there’s a subtle line between editing sections out of a tune to make it more radio-friendly and jiggling the parts around to replace imperfect sections. the first can be seen as a form of streamlining, the second interference!
with the tracks on cubest 016, i have administered both and none.
there are times when all the members of the orchestra are playing together, but someone is out of sequence. i sometimes do this when drumming, latching on to a bass line at a different point to the rest of the musicians, often to my horror when listening back, though these out-of-sync passages can remain listenable. we are out of sync, not out of time. on ‘brain melt’ the drummer mysteriously adds a beat about a minute in and the out-of-sequence beats continue for about thirty seconds, then just as mysteriously fall back into place [Orchestra_Session_1_July_2015]. when faced with editing the track i tried leaving it all in, as it contained vocals, something i’m usually at pains to keep in a track, but it sounded too disjointed. my first fix was to try moving the drum part into place, to maintain the beat, forcing the rest of us out of sync and it kinda worked, but still felt unsatisfactory. then it struck me to try simply cutting the offending section out, probably a first move in most cases, and this gave the best result. i had been trying to be too clever
on the second track, ‘mikolaiv’, i made a few mistakes on melodica. the first was when i burst in far too loud in the mix and you can hear me beat a hasty retreat in the sound on the original take [Orchestra_Session_1_July_2015]. i was able to cut this out quite easily. later on though, i was doing pretty well delivering some melodica lines, when i hit a bum note right in the middle of my playing. cutting it out would have created a jump in the timing, so i ‘cheated’ by using a short section from another part of the track and dropping it in, effectively removing the bum note with little modification. it created a good take, something which is not always possible when recording 10 musicians improvising live
‘pass the mustard’ came pretty well formed, having a simple repetitive refrain, given its dynamics by the top-level instruments. all i did was cut a few bars here and there to help with the evenness of the structure and my only ‘cheat’ was to move a single bass note at the beginning, tightening the timing a tad. easy
‘these strange feelings’ presented a different opportunity to ‘cheat’. because of the elastic nature of the timing, driven by marcus on piano, the other musicians were forced to pay close attention to the feel and strike at the right moments. this adds a lovely feel to the motion, but can be a bit tricky. it’s fair to say it caught one or two of us out here and there [Orchestra_Session_10_June_2015]. luckily, the sparse arrangement allowed for some nifty snipping and replacing of out-of-time guitar notes and kick drum strikes, along with the odd moving of strike points to tighten the timing further. this really is messing with the recording, but i’ve been pushing these cubest edits closer to this point for ages, not pretending to be straight presentations, but re-imagined variations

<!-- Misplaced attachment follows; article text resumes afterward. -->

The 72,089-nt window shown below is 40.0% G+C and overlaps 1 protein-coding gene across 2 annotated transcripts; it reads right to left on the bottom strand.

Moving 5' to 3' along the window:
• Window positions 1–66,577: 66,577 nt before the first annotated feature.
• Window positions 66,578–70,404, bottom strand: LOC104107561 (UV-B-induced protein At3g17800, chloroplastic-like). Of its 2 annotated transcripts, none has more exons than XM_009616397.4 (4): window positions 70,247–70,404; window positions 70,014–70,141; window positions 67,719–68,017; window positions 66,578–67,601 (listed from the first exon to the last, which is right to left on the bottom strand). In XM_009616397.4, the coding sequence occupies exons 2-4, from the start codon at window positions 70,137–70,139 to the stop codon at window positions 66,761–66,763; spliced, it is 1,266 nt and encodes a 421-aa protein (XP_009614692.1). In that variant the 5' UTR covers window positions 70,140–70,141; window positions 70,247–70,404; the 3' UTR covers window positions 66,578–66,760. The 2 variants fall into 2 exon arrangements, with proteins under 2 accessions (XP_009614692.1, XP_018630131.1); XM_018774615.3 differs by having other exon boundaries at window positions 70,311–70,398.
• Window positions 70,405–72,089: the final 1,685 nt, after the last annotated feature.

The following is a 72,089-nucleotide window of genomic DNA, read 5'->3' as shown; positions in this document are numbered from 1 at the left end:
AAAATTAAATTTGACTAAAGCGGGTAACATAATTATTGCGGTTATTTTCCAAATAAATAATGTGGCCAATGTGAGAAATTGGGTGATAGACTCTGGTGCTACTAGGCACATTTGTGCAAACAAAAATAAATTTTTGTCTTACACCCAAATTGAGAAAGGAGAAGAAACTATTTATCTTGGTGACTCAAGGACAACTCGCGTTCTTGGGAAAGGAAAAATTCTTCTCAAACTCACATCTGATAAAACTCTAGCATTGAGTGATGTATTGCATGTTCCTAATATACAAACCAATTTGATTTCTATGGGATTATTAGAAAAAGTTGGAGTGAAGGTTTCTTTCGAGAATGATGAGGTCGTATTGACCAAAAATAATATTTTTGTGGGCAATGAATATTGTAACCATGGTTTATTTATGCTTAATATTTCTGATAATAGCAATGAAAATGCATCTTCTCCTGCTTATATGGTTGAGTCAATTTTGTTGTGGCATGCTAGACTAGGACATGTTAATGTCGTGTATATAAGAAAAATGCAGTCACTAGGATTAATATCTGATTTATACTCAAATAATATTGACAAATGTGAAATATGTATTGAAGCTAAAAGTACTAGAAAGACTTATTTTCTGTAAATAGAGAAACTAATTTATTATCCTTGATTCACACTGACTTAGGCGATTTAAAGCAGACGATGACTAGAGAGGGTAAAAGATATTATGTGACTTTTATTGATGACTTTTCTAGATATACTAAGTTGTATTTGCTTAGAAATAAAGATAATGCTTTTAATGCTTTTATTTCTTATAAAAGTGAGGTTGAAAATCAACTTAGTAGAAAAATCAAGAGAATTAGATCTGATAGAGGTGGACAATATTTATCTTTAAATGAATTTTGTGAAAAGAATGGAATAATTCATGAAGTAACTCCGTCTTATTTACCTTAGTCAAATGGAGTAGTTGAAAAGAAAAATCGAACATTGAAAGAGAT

‘freaks’ presented me with a different dilemma – censorship. ramon is blessed with the gift of the gab, able to contribute steam of consciousness lyrics that often border on genius. improvising at this level can lead to some unexpected outcomes, something that can prey on ramon’s mind, whether at the time or subsequently, as all of us are aware of the ever-present recording device and its unforgiving nature. you do it and it’s recorded forever. or maybe not in this case. i’d been prattling on in a silly voice, at first admonishing the freak, then showing attrition and extending my hand in friendship, while ramon had been supplying lyrics based around what was being projected on the screen, in a say-what-you-see approach. this lead to a line that i felt was out of context and unsatisfactory. however, cutting it out created an imbalance to the structure, perhaps payback for the act of censorship. i then ‘cheated’ by taking the second half of the segment and copying it into place where the first half had been, restoring the balance. i took tiny snippets from the cut segment and dropped them in here and there to make it sound subtly different, cheating the uninitiated ears into thinking what they hear is how it was
the closing track on cubest 016, ‘prelude to a quaalude’, has neither censorship nor cheating going on. the original take sounds so perfect to my ears i didn’t want to change a thing, so it’s as long here as it is on the original recording. perhaps a final act of reparation for all my hacking in the previous five tracks
so maybe the question is, is my interference justified, or is it a step too far? from a personal point of view i’m happy to have hacked at the recordings as i have and think the result is very presentable. others may consider this to be sacrilege
cubest 016 can be auditioned and downloaded for free on the cube orchestra website, complete with further ramblings about the editor’s dilemmas: Cubest016